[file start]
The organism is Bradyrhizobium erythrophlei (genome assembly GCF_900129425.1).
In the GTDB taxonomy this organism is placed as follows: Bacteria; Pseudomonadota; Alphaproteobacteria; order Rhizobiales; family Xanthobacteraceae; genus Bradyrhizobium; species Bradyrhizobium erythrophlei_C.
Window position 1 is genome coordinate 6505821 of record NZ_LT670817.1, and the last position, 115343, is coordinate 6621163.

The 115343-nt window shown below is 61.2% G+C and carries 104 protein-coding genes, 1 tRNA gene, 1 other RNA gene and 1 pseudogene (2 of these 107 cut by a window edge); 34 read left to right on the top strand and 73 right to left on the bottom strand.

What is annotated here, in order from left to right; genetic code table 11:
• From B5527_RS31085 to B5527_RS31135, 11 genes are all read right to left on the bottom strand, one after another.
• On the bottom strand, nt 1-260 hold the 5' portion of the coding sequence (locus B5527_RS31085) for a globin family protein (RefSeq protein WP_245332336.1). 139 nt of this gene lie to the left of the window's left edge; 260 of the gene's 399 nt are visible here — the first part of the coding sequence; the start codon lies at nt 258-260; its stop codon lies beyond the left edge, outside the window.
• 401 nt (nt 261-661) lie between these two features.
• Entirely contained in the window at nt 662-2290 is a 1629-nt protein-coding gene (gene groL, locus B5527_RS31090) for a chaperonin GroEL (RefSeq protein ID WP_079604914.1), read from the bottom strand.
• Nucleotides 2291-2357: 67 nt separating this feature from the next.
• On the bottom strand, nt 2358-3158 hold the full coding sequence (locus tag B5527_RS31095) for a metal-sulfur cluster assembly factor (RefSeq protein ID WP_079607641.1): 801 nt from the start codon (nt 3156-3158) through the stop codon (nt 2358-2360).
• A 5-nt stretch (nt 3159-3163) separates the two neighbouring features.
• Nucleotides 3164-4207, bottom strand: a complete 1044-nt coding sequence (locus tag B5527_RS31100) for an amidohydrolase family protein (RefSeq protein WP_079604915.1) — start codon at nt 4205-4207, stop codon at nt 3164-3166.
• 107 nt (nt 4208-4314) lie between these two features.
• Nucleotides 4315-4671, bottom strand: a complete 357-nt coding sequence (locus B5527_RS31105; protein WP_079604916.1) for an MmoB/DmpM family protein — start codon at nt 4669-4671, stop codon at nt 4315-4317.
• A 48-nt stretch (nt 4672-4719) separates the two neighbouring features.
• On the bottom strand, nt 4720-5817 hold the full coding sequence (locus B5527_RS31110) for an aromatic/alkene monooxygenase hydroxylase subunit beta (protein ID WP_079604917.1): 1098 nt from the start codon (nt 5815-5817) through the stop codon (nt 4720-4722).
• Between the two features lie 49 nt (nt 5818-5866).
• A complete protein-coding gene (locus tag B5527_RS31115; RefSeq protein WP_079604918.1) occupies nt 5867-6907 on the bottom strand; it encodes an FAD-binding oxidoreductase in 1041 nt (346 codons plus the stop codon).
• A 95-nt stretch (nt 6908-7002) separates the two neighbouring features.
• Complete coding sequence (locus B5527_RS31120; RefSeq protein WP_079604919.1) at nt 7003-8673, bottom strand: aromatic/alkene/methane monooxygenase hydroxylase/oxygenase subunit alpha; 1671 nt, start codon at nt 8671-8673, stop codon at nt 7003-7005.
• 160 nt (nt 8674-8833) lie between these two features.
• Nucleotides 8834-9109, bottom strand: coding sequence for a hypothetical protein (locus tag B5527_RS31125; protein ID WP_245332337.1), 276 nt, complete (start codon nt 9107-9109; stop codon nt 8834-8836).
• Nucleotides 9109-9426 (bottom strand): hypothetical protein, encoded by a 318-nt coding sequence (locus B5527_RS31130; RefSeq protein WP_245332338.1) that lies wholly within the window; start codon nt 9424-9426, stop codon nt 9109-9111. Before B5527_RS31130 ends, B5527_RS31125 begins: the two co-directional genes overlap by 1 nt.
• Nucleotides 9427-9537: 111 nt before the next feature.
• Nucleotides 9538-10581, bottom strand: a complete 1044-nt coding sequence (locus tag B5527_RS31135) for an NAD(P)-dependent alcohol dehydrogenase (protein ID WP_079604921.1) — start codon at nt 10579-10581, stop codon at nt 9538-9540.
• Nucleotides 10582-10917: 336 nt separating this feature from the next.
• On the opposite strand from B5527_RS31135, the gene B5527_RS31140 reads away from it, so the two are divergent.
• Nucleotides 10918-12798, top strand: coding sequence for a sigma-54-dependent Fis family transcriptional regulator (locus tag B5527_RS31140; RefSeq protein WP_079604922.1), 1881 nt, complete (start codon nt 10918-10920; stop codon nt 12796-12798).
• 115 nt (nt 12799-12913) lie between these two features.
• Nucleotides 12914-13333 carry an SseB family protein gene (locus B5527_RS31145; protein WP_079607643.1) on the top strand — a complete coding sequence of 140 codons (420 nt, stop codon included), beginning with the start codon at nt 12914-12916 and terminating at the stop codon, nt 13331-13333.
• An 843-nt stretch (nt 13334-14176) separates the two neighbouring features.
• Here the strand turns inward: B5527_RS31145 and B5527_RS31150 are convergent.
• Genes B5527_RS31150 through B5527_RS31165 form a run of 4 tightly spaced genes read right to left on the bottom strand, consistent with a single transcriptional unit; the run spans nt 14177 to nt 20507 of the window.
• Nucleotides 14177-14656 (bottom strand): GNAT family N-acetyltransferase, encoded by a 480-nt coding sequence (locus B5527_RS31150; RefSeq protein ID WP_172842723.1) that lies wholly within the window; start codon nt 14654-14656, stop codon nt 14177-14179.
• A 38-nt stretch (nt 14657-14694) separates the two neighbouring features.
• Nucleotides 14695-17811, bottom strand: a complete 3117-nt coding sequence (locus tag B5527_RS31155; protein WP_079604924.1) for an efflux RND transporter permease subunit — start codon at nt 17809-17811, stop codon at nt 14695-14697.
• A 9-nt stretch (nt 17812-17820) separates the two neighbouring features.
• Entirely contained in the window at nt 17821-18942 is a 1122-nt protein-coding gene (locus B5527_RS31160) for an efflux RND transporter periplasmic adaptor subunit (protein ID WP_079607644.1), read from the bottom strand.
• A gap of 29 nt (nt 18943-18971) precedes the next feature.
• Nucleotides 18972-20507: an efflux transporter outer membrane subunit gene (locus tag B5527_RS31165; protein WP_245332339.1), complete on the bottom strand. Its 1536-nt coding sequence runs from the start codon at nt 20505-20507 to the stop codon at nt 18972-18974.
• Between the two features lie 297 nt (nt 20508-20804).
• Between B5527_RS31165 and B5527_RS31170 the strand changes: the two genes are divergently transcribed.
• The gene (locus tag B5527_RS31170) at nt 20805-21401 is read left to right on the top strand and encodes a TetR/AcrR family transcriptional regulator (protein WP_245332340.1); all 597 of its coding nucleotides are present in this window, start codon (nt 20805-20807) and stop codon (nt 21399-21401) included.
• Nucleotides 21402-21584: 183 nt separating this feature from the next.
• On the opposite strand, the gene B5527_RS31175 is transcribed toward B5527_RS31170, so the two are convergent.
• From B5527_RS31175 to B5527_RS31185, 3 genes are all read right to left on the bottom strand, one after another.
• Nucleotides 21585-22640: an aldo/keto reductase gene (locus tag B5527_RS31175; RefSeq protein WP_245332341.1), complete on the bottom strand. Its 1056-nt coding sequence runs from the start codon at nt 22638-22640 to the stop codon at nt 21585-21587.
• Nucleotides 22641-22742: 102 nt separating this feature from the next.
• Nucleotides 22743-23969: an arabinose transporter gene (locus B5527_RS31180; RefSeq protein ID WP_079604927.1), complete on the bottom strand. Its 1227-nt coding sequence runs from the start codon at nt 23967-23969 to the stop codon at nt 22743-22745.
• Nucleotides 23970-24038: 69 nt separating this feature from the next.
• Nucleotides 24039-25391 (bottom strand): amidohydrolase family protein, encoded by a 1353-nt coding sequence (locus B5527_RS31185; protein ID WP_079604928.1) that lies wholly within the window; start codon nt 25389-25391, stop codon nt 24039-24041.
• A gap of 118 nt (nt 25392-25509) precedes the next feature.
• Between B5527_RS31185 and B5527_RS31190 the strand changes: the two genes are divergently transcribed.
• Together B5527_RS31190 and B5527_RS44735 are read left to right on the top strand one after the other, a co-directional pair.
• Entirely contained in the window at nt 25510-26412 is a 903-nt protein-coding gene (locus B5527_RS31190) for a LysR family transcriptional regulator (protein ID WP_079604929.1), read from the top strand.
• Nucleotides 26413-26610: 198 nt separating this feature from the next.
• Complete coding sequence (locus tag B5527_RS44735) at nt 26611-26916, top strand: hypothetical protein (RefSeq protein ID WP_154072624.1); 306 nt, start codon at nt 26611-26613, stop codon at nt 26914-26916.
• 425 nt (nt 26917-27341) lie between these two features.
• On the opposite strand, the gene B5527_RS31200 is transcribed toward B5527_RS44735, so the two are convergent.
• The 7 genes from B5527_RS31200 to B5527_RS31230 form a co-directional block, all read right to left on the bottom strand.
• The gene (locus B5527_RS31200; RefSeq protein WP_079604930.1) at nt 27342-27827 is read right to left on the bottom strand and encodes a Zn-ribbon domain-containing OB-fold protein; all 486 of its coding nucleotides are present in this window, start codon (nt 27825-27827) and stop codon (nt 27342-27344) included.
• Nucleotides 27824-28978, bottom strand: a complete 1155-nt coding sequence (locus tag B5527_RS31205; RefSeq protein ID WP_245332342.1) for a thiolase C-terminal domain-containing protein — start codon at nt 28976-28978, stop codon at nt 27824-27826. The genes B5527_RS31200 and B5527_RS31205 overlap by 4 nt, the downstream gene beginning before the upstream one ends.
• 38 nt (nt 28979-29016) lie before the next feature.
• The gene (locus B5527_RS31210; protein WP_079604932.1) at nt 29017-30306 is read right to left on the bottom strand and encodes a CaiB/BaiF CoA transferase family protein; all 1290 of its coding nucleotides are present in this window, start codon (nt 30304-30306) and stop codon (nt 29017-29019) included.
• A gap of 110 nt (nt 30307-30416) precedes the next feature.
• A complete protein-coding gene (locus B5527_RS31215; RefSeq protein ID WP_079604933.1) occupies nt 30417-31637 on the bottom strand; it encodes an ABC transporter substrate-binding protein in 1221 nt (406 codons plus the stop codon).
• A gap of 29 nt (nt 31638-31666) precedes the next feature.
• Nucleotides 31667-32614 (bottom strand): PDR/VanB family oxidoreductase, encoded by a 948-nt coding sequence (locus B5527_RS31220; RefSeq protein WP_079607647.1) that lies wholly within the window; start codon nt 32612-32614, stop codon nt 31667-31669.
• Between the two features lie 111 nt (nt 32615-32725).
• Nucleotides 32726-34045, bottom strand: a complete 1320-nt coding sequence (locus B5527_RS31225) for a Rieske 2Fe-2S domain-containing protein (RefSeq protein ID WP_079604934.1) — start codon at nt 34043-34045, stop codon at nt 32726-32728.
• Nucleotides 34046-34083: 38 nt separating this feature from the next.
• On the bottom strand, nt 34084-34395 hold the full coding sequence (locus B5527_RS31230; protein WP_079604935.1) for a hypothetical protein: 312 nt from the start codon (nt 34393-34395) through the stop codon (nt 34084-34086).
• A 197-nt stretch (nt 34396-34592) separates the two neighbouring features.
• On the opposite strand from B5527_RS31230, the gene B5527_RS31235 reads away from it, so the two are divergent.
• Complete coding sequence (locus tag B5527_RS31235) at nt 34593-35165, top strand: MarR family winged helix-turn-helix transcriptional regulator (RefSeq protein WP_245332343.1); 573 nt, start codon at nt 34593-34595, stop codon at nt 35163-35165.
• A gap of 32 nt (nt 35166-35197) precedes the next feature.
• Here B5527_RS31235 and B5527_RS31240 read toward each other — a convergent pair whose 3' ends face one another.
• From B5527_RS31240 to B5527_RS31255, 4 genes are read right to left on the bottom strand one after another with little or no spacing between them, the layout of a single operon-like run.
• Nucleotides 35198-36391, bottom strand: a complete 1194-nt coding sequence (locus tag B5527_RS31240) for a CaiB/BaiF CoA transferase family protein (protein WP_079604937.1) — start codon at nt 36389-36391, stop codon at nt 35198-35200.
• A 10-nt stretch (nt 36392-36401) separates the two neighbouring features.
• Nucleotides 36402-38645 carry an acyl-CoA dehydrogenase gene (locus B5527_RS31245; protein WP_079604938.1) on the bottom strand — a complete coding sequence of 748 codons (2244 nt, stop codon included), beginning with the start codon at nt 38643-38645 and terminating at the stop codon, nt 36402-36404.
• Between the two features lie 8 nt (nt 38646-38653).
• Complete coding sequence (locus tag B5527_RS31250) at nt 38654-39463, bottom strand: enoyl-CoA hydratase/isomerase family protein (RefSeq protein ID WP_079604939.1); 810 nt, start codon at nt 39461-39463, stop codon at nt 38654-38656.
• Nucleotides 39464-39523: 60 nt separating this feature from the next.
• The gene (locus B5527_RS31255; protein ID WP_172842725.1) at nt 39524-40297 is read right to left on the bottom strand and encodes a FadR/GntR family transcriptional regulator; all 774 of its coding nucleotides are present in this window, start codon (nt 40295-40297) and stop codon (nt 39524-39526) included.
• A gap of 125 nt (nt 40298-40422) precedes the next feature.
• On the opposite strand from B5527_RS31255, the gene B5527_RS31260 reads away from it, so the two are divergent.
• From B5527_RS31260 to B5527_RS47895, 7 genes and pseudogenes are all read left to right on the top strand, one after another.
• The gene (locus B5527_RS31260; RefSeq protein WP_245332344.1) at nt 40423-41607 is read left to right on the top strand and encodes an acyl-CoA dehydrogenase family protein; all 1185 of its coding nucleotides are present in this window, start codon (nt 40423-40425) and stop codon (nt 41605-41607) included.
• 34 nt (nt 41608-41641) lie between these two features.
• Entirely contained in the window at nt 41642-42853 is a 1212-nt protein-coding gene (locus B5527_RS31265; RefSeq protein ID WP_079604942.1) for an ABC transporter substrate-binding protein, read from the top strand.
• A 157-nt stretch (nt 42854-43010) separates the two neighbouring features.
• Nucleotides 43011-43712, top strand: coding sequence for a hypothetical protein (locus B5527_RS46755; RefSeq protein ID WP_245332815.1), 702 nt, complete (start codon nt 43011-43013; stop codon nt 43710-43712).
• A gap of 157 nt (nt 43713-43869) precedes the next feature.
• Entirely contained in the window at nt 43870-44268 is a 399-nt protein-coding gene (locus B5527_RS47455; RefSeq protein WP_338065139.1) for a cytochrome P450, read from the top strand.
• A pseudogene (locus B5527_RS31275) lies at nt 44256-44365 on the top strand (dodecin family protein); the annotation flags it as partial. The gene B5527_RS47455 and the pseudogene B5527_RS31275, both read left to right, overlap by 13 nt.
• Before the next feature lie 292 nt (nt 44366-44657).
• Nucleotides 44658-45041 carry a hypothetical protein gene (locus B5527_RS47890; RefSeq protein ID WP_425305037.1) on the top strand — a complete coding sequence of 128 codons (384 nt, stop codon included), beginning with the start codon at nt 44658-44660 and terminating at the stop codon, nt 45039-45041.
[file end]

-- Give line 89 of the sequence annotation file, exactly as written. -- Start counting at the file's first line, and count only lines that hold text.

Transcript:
• From B5527_RS31260 to B5527_RS47895, 7 genes and pseudogenes are all read left to right on the top strand, one after another.